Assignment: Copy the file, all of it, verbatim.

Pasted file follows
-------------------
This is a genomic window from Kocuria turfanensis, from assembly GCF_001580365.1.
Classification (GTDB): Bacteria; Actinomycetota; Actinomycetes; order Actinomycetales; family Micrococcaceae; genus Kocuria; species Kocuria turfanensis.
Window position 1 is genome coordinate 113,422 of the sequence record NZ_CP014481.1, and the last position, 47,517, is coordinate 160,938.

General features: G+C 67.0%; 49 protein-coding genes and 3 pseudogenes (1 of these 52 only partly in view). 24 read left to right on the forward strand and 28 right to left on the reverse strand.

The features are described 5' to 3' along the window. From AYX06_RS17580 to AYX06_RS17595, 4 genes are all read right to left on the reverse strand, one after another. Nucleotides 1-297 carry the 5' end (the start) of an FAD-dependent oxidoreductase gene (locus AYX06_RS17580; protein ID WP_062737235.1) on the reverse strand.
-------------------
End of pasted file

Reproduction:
This is a genomic window from Kocuria turfanensis, from assembly GCF_001580365.1.
Classification (GTDB): Bacteria; Actinomycetota; Actinomycetes; order Actinomycetales; family Micrococcaceae; genus Kocuria; species Kocuria turfanensis.
Window position 1 is genome coordinate 113,422 of the sequence record NZ_CP014481.1, and the last position, 47,517, is coordinate 160,938.

General features: G+C 67.0%; 49 protein-coding genes and 3 pseudogenes (1 of these 52 only partly in view). 24 read left to right on the forward strand and 28 right to left on the reverse strand.

The features are described 5' to 3' along the window. From AYX06_RS17580 to AYX06_RS17595, 4 genes are all read right to left on the reverse strand, one after another. Nucleotides 1-297 carry the 5' end (the start) of an FAD-dependent oxidoreductase gene (locus AYX06_RS17580; protein ID WP_062737235.1) on the reverse strand.